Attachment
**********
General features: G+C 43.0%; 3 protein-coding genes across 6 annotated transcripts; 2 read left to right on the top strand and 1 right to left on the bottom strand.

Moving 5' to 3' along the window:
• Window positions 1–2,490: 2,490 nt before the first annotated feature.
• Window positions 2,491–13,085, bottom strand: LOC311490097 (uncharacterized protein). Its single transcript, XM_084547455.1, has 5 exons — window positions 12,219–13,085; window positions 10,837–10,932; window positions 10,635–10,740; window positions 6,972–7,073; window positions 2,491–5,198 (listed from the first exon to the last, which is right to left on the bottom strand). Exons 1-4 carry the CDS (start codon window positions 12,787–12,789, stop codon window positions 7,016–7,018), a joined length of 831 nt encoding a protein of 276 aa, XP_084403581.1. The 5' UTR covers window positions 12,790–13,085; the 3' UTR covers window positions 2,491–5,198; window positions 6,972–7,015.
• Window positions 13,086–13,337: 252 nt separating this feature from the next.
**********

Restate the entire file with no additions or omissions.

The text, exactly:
General features: G+C 43.0%; 3 protein-coding genes across 6 annotated transcripts; 2 read left to right on the top strand and 1 right to left on the bottom strand.

Moving 5' to 3' along the window:
• Window positions 1–2,490: 2,490 nt before the first annotated feature.
• Window positions 2,491–13,085, bottom strand: LOC311490097 (uncharacterized protein). Its single transcript, XM_084547455.1, has 5 exons — window positions 12,219–13,085; window positions 10,837–10,932; window positions 10,635–10,740; window positions 6,972–7,073; window positions 2,491–5,198 (listed from the first exon to the last, which is right to left on the bottom strand). Exons 1-4 carry the CDS (start codon window positions 12,787–12,789, stop codon window positions 7,016–7,018), a joined length of 831 nt encoding a protein of 276 aa, XP_084403581.1. The 5' UTR covers window positions 12,790–13,085; the 3' UTR covers window positions 2,491–5,198; window positions 6,972–7,015.
• Window positions 13,086–13,337: 252 nt separating this feature from the next.